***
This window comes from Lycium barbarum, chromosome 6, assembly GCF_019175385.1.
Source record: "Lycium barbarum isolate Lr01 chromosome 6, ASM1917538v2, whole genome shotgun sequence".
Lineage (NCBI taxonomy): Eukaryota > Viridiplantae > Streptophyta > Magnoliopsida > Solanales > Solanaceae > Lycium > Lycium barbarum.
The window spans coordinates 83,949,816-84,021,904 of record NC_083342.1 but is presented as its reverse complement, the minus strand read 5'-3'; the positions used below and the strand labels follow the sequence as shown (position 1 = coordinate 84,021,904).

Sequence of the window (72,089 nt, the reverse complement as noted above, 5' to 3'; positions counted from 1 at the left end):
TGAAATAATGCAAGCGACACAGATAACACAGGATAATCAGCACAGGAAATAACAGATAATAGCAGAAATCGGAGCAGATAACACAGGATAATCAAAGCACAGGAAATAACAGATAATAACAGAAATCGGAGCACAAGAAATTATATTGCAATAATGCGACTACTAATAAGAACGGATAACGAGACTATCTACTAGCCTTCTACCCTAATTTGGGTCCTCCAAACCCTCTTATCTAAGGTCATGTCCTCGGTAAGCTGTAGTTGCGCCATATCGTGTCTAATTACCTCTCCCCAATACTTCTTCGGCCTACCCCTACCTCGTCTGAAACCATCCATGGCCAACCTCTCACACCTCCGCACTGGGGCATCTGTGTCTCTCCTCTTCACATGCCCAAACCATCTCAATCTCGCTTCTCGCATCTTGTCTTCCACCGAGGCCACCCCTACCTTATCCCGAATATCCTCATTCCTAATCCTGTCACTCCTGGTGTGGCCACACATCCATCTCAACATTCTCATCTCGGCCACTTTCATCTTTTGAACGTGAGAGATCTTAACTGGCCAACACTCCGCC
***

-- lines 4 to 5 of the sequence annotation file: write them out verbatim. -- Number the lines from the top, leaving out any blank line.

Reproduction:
The window spans coordinates 83,949,816-84,021,904 of record NC_083342.1 but is presented as its reverse complement, the minus strand read 5'-3'; the positions used below and the strand labels follow the sequence as shown (position 1 = coordinate 84,021,904).

Sequence of the window (72,089 nt, the reverse complement as noted above, 5' to 3'; positions counted from 1 at the left end):